Room 8 and the Meaning of Life

Nick Smith
Joseph Adolphe

Ray Kurzweil, inventor and futurist, has often been called a whack job, Smith tells the class. But he's also considered a genius, and his technological predictions have come true so many times that his ideas are considered worthy of study at an institute at Oxford. Kurzweil has predicted that the human brain, as a processing organ, will be accurately simulated by the 2020s, and that by 2045, the brain and consciousness will be able to be uploaded onto the Internet—and into another body, or beyond the realm of needing a body at all. At that moment, which has been dubbed "the singularity," humans would become immortal.

Smith starts with a broad-brush timeline of history over the 14 billion years since the Big Bang, hitting major technological developments, which have been telescoping rapidly since the invention of the light bulb in 1882. He mentions that video games were invented in the year of his birth, 1972, and he easily remembers a time when it could take a whole day with a library and card catalog to retrieve information now available instantaneously through Google. "It starts to look like people who were in college when I was were cognitively disabled," he says.

The conversation turns to Kurzweil's vision of a digital brain. "It's not like they're giving you a new brain or robots are eating your brain and taking you over—it's like you're just getting fresh 'meat,'" says Smith, when asked to clarify the concept of a brain transplant. His eyes are alight—with irony, fervor, or perhaps a combination of both. Like an airplane pilot, he's in charge, but he's also along for the ride. He has the ability to argue any side of an issue or to create a believable world, and one has the sense that once the door to Room 8 closes, he, too, may not know exactly where the words will take him and his class.

"But wouldn't you be not yourself?" a student asks. "Because part of you is your body." And adjusting to a different body, perhaps even gender, would lead to everyone "being a screwed-up mess."

"You'll have a little bit of a learning curve," says Smith, smiling. "But it's better than being dead." Then he notes that she's raised the question, What do we mean by you, your brain, and your mind? "In what we call materialism, humans are just material beings. There's no magic, no mystery. A materialist, like Kurzweil, thinks the brain is like the knee but more complex, just more pieces to figure out." But dualists believe that "you'd never be able to capture the human soul or spirit."

Kurzweil's concept, so far, is shocking, but perhaps not threatening. Now Smith takes a different tack. "My mother has had both knees replaced," he says, because titanium lasts longer than bones. "But we don't think of her as a robot."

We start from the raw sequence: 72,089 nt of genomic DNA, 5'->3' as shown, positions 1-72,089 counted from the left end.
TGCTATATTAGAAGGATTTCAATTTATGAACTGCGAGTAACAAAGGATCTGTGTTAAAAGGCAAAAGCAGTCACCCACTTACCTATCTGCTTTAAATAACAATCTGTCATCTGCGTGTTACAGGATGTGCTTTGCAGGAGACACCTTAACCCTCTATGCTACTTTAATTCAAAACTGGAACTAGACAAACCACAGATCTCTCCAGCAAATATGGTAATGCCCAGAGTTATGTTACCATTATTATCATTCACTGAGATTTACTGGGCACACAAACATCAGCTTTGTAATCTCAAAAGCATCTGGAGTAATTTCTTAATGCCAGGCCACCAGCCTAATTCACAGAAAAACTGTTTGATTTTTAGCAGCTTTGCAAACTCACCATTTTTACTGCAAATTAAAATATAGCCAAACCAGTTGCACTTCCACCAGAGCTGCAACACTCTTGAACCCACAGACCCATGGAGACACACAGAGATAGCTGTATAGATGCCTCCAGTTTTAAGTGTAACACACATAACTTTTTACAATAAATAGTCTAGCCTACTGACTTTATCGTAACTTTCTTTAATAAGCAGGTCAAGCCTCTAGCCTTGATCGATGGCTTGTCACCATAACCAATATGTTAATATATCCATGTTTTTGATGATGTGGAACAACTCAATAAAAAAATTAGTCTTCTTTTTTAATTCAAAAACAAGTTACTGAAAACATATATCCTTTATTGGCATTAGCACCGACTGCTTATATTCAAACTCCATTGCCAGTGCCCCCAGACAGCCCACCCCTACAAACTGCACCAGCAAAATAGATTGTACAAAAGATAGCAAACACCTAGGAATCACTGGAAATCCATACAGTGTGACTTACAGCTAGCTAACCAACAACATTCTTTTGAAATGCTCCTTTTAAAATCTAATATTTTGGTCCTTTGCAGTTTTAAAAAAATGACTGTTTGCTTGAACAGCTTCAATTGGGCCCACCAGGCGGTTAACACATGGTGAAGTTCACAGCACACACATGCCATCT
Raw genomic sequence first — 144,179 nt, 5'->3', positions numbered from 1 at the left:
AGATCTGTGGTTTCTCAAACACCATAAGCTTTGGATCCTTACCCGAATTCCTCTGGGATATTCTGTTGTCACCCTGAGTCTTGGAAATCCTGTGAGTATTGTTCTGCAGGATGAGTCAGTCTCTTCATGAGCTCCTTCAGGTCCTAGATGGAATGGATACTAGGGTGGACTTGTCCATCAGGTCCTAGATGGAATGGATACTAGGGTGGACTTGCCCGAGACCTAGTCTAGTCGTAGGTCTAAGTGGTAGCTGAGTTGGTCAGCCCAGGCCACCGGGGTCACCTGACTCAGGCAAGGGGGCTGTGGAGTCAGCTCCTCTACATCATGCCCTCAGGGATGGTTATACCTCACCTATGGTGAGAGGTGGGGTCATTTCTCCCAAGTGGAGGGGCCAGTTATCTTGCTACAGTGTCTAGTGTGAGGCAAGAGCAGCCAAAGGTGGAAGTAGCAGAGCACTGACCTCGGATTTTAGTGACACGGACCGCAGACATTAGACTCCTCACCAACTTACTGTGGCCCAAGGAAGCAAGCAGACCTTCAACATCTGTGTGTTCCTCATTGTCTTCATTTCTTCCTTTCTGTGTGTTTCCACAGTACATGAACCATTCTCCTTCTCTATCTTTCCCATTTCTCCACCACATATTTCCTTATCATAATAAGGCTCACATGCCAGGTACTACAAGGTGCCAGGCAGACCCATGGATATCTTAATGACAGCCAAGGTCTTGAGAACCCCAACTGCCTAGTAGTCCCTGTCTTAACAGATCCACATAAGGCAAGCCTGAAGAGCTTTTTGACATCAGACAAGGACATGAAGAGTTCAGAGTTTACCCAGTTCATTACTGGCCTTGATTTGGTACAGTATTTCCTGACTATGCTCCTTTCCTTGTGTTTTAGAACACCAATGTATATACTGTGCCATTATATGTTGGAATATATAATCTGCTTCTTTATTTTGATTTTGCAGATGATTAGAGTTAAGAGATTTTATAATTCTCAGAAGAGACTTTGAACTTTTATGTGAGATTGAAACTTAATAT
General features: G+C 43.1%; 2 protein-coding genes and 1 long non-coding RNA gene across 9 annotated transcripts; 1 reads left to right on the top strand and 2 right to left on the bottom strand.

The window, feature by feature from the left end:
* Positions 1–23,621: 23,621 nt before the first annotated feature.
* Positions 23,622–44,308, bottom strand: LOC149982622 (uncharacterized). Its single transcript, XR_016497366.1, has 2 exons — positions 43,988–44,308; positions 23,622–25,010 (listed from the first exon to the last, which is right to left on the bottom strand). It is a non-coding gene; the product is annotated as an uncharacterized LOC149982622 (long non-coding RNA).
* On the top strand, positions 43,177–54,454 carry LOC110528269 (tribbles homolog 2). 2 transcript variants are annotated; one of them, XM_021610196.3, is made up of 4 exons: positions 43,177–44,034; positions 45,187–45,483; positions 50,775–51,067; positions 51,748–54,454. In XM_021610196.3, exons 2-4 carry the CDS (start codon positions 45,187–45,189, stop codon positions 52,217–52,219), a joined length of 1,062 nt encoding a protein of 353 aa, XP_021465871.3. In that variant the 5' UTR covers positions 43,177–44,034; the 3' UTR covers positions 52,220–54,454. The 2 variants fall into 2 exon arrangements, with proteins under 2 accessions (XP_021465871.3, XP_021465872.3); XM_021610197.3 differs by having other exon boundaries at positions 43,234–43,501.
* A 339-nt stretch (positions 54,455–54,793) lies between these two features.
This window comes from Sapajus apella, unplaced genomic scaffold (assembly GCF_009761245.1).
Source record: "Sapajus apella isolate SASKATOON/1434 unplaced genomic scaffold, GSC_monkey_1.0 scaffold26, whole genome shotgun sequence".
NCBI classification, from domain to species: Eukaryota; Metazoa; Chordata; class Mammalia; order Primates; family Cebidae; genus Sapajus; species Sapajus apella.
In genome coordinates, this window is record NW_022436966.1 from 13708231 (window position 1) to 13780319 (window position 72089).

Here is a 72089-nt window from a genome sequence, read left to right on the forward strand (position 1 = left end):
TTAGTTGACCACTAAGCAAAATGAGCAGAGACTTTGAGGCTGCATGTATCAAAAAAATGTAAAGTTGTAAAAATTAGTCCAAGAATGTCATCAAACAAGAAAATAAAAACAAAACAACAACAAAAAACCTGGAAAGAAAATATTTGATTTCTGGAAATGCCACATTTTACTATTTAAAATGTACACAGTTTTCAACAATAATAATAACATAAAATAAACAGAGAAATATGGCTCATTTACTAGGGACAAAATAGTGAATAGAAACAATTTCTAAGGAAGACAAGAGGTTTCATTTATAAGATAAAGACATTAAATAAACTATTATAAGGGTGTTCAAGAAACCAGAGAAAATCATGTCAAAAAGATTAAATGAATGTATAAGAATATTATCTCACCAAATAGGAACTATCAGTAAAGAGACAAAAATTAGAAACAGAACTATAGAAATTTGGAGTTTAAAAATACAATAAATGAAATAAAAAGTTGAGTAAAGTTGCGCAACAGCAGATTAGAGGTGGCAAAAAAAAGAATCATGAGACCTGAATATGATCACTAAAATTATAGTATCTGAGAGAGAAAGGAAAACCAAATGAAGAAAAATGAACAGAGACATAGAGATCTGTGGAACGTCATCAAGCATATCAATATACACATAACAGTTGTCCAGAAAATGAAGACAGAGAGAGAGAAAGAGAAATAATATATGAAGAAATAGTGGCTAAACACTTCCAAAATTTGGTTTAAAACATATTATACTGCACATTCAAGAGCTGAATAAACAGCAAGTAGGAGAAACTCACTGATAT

"She's a cyborg," says a student who sports her own metal enhancement, a bull-ring nose piercing.

"In some ways, literally, she's synthetic," acknowledges Smith. "Just like all of you are synthetic. You have glasses, you've got caffeine coursing through your body, you're working in this artificial environment with heat and light. We're all a little bit like cyborgs. There's no clear line between us and the machines eventually.

"The way science fiction describes it, the robots rise, and then they kill us. That's not what Kurzweil is saying at all. The technology gets better and better, and we integrate more and more of it into the body because it's effective." Compared to where we were in the 1950s, says Smith, "we're already one foot in the superhuman, and no one is saying, 'Whoa! We need to slow down cellphone technology!' Instead, everyone's, like, 'When's the next iPhone coming out?'"

The students keep asking questions, thinking aloud: If everyone's uploaded on the Internet, are there even barriers between people anymore? Are we like one superintelligence?

"Like uber-Facebook," muses Smith.

A young woman, perplexed, says, "If you're soon going to have your consciousness put into mechanical form and you can access anything, you don't have to have experienced it. I feel like it takes away a lot of what it is to be human and almost eliminates the point of being alive."

"I hate to say it," Smith says with a grin, "but what you're asking is, 'What is the meaning of life?' You start thinking maybe this technological direction isn't what I meant by the good life. What would relationships look like? Maybe death is good and important and gives meaning to life in some weird way."

As Smith describes it, the march of computers toward integration with the brain starts to feel inexorable: First there was the giant machine in another room, then a box on the desktop, now a phone in the palm of the hand, and next—coming soon to a nose near you?—Google's glasses. Moreover, he adds, aliens looking down on Earth would surely see a civilization of screen-dwellers.

"You have X number of hours to live on this planet," Smith tells the class. "What percentage of those hours do you want to spend in front of a screen? When it comes time to die, are you going to think, 'Oh! I should have had more screen time!'" He pauses.

"If only I'd checked Facebook one last time ... " someone deadpans, and knowing laughter breaks out around the table.

After a quick discussion of Facebook—who's on, who's off, and who's back on after feeling like a social outcast—Smith mentions his ambivalence about the possibility of running an online version of this course next year. "There are a lot of economic incentives," he admits, "and any student in any country could sign up if they pay a fee, which is interesting.

"But in the end what is the value in this—humans around a table versus screens interacting? I honestly don't know if this place will exist in 25 years, the bricks, the tables where students—humanoids—sit around and talk." ~

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